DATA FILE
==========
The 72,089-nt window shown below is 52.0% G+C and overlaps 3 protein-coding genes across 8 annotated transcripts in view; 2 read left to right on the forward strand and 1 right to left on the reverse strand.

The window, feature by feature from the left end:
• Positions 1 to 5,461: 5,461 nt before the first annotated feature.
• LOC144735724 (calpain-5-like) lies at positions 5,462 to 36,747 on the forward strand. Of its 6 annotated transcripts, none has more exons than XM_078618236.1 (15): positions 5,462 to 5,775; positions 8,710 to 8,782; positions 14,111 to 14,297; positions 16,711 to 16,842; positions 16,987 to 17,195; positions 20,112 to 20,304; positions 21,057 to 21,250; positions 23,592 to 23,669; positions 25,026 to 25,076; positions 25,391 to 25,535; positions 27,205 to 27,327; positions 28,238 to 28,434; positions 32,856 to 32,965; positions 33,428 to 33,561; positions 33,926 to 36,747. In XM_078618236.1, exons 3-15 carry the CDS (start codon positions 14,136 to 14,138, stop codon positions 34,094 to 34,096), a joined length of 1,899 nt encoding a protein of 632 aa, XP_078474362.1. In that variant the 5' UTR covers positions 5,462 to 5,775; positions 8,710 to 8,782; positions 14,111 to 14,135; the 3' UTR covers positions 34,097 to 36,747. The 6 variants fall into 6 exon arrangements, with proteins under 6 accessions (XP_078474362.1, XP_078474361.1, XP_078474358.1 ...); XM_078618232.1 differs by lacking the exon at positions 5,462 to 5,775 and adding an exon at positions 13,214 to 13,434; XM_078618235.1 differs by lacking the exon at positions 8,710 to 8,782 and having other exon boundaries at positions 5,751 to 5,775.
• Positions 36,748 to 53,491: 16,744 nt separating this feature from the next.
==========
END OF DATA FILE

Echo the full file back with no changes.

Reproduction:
The 72,089-nt window shown below is 52.0% G+C and overlaps 3 protein-coding genes across 8 annotated transcripts in view; 2 read left to right on the forward strand and 1 right to left on the reverse strand.

The window, feature by feature from the left end:
• Positions 1 to 5,461: 5,461 nt before the first annotated feature.
• LOC144735724 (calpain-5-like) lies at positions 5,462 to 36,747 on the forward strand. Of its 6 annotated transcripts, none has more exons than XM_078618236.1 (15): positions 5,462 to 5,775; positions 8,710 to 8,782; positions 14,111 to 14,297; positions 16,711 to 16,842; positions 16,987 to 17,195; positions 20,112 to 20,304; positions 21,057 to 21,250; positions 23,592 to 23,669; positions 25,026 to 25,076; positions 25,391 to 25,535; positions 27,205 to 27,327; positions 28,238 to 28,434; positions 32,856 to 32,965; positions 33,428 to 33,561; positions 33,926 to 36,747. In XM_078618236.1, exons 3-15 carry the CDS (start codon positions 14,136 to 14,138, stop codon positions 34,094 to 34,096), a joined length of 1,899 nt encoding a protein of 632 aa, XP_078474362.1. In that variant the 5' UTR covers positions 5,462 to 5,775; positions 8,710 to 8,782; positions 14,111 to 14,135; the 3' UTR covers positions 34,097 to 36,747. The 6 variants fall into 6 exon arrangements, with proteins under 6 accessions (XP_078474362.1, XP_078474361.1, XP_078474358.1 ...); XM_078618232.1 differs by lacking the exon at positions 5,462 to 5,775 and adding an exon at positions 13,214 to 13,434; XM_078618235.1 differs by lacking the exon at positions 8,710 to 8,782 and having other exon boundaries at positions 5,751 to 5,775.
• Positions 36,748 to 53,491: 16,744 nt separating this feature from the next.